Fri. Nov 22nd, 2019

The Balfour Institute of Esoteric Culture

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Luis González de Ubieta y González del Campillo is today’s glorious and magnificent failure

2 min read

Luis González de Ubieta (1899-1950) was the son of a forestry engineer, who joined the Spanish Republican Navy at some point after the end of the monarchy, and remained loyal to the Republic when the Spanish Civil War broke out in 1936, resulting in him being rapidly promoted upwards, seeing as a significant amount of naval officers joined Franco’s Falangists.

Not the best picture, but it’s the 1930’s in a country in chaos

In September 1938, after the disastrous Battle of Cape Cherchell in which the Republican Navy lost a strategically important convoy, he was promoted to Captain-General of the Republican Navy, the equivalent of a full Admiral of the Fleet, commanding officer and all.

Why? Because early that year, in march, Ubieta had successfully commanded his taskforce against Nationalist ships during the Battle of Cape Palos, using the torpedoes of his force, he successfully sank the Heavy Cruiser Baleares, unfortunately, it was to little, to late.

At the time he assumed command the Second Spanish Republic was already losing ground, his victory would mean little, beyond receiving the Laureate Plate of Madrid, the highest military honour of the Republic he so bravely served.

Spanish destroyer José Luis Díez

In January 1939, Ubieta was given command of Minorca, which surrendered in February, under massive pressure from the Nationalists and the locals on the island, hope was lost at this point, resistance was sadly futile.

He fled to France, until the invasion by Germany in 1940, forced him to Mexico, later he would settle in Venezuela.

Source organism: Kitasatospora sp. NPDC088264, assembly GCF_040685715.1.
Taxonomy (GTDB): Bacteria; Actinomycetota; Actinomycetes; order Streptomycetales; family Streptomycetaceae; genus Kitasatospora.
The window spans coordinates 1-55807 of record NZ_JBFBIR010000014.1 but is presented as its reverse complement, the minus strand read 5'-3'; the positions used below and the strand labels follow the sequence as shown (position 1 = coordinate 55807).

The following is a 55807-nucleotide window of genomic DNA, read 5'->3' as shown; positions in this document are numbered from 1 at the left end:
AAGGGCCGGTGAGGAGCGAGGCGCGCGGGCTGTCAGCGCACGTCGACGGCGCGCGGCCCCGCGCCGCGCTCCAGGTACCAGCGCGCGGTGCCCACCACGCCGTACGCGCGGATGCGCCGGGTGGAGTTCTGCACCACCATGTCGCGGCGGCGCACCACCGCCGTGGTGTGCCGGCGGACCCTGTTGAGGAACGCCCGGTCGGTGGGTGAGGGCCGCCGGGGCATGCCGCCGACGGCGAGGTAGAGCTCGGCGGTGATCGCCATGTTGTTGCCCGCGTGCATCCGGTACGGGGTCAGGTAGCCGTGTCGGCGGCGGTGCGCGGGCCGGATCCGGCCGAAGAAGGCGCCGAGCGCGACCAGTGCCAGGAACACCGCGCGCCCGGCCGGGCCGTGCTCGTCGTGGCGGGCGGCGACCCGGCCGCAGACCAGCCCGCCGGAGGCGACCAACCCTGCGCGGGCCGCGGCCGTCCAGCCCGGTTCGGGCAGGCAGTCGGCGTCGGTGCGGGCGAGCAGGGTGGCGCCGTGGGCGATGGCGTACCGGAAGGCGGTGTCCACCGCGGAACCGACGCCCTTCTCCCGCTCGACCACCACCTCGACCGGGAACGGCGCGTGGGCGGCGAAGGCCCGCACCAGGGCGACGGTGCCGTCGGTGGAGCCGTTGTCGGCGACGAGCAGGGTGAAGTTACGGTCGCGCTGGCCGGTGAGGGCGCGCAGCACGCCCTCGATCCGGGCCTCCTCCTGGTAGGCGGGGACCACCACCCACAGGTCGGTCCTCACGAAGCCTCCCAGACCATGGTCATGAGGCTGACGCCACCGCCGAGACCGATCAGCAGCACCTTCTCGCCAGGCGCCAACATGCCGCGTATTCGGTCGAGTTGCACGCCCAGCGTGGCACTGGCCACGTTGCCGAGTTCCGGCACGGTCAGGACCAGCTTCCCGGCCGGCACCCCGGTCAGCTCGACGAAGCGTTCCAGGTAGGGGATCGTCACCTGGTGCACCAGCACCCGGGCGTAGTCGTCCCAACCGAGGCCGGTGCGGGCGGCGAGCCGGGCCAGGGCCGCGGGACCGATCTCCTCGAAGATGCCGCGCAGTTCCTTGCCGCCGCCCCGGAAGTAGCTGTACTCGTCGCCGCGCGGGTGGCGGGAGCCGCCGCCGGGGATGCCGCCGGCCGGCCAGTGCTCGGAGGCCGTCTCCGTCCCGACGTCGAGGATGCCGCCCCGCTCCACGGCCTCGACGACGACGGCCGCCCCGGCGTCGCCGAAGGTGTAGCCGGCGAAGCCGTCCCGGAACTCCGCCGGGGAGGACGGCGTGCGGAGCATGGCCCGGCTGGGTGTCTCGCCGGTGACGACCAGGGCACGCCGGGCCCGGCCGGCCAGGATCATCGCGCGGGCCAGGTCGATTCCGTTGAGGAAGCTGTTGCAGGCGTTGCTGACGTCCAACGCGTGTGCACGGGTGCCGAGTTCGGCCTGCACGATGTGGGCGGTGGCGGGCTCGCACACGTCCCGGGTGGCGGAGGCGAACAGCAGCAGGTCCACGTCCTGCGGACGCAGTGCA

He the tale could end, but it doesn’t.

At the start of the 1950’s, Ubieta, once in command of a navy, found himself in command of a Panamanian-flagged cattle transport named Chiriqui, sailing the waters of South America.

Franco’s power in Spain was now absolute, he had kept his nose out of World War Two and was awarded by not being invaded and obliterated by the Allies, a smaller Western Betrayal compared to the much larger Eastern Betrayal of the now Soviet Satellites states of the later Warsaw pact.

Luis González de Ubieta, an admiral without a fleet, a sailor without a nation, must have been devastated, knowing that he couldn’t return to Spain without the threat of almost certain execution, knowing that his beloved homeland was suffering under the tyranny of Franco, knowing that the Republic was dead.

I couldn’t actually find a picture of the Chiriqui, but it would have looked fairly similar to this ship.

On the 30th of December 1950, the Chiriqui sunk near the mouth of the river Magdalena in Colombian waters, having ensured the safety of the crew, Ubieta refused rescue.

The Captain goes down with his ship, in his last moments, he seized his destiny and went out as a proper naval officer, it wasn’t under fire, but it would have to do.

And thus Glorious Failure was had.

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